Australia commits millions to fight humanitarian crises in Horn of Africa

Tyler Mitchell By Tyler Mitchell Jun22,2024
Key Points
  • Foreign Affairs Minister Penny Wong is set to announce a total of $29 million in aid to a number of countries.
  • $13 million of it will go towards the displaced Sudanese population, both within the country and surrounding areas.
  • Wong said Australia is “gravely concerned” by the deteriorating humanitarian situation in the Horn of Africa.
Australia is set to provide $29 million of aid to assist those affected by ongoing humanitarian crises in the Horn of Africa region.
Foreign Affairs Minister Penny Wong will on Saturday announce the funding to address critical needs for those affected by conflicts and disasters in , and Kenya.
It will be used for healthcare, food, clean water, as well as services for children, separated families and survivors of gender-based violence.

The biggest portion of the money, $13 million will go towards vulnerable people in Sudan as well as Sudanese refugees displaced to the Central African Republic, Chad, Egypt, Ethiopia, and South Sudan.

A man pours grain from between his fingers from a large barrel.

Cereal production in Sudan has been severely affected by armed conflict in the country, which erupted in April 2023, pushing more people into hunger. Source: Getty / -/AFP

A war between rival generals vying for power broke out in Sudan in April 2023 and conflict has been ongoing since.

More than nine million Sudanese people have been displaced, with two million of them fleeing across borders.

The United Nations has said Sudan is on course to become the world’s worst hunger crisis with 17.7 million people facing high levels of acute food insecurity and almost five million people on the brink of starvation.

In Ethiopia, 4.5 million people have been internally displaced due to conflict, violence, drought and flooding. The country is also host to over one million refugees.
In Somalia, four million people — more than a fifth of the population — are experiencing acute food insecurity. Along with Kenya, the country has recently experienced flooding, exacerbated by the lingering effects of previous droughts.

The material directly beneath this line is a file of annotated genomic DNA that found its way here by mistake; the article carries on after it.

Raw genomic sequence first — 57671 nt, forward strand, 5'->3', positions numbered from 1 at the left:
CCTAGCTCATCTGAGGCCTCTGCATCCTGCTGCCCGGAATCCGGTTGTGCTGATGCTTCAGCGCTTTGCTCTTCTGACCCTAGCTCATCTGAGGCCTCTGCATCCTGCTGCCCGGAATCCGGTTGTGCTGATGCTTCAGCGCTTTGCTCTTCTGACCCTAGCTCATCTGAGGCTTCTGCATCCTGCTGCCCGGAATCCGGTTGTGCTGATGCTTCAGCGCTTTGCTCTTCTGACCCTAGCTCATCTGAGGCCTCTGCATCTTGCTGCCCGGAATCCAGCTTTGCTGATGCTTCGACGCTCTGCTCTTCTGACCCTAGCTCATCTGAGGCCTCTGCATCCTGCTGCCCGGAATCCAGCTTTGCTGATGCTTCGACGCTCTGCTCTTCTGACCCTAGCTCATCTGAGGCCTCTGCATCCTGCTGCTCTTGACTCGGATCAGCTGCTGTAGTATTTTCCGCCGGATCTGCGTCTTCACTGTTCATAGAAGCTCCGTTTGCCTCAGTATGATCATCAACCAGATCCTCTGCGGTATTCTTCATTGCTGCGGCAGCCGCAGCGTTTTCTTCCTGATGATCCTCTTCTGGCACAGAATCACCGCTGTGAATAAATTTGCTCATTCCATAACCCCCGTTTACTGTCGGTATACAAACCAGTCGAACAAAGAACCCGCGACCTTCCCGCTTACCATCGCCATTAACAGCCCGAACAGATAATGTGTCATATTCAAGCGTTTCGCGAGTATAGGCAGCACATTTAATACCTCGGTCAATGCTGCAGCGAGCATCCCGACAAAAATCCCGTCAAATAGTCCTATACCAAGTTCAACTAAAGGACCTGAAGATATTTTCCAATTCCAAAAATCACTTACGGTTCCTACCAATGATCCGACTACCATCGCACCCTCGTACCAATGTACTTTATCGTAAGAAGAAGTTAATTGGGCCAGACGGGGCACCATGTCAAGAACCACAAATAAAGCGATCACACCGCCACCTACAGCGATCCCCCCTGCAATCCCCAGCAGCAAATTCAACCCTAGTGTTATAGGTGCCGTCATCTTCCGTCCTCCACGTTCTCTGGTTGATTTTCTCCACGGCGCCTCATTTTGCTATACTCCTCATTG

Ethiopia and Somalia will each receive $6 million in financial support.

A woman walking through mud, between ramshackle dwellings.

Flooding in Somalia and other parts of the Horn of Africa has exacerbated existing humanitarian crises. Source: Getty / Hassan Ali Elmi

The government will also be providing $4 million to Kenya, to respond to the flooding and address food insecurity.

“Australia is gravely concerned by the deteriorating humanitarian situation in the Horn of Africa and is working with international partners to help the most vulnerable and address instability in the region,” Wong said.
“We continue to advocate for political solutions to these conflicts and to call for safe and unimpeded access for humanitarian organisations.”
Assistance will be delivered through Australian and local non-government organisations, the International Committee of the Red Cross and UN partners.

Assistant Minister for Foreign Affairs, Tim Watts said “Australia is appalled by ongoing incidents of civilians being attacked, children being recruited to armed groups and gender-based violence increasing.”

Australia’s 2024/2025 foreign aid budget is $4.961 billion.
While it is $193 million more than the previous year, the Australian Council for International Development has said in real terms the nation’s international aid funding had remained “static.”
Upon release of the federal budget in May, the Council said it “was only enough to see the development budget flatline into the future” and that Australia needed to invest more in the basics of development.
“Australia’s aid budget is static in real terms while the Asia-Pacific region is way off track to achieve the Sustainable Development Goals,” the council’s statement read.

Several organisations including Plan International have called for the government to increase its Humanitarian Emergency Fund, designed to respond to emergencies and crises such as Gaza, Sudan and Ukraine to be doubled to $300 million annually.

Tyler Mitchell

By Tyler Mitchell

Tyler is a renowned journalist with years of experience covering a wide range of topics including politics, entertainment, and technology. His insightful analysis and compelling storytelling have made him a trusted source for breaking news and expert commentary.

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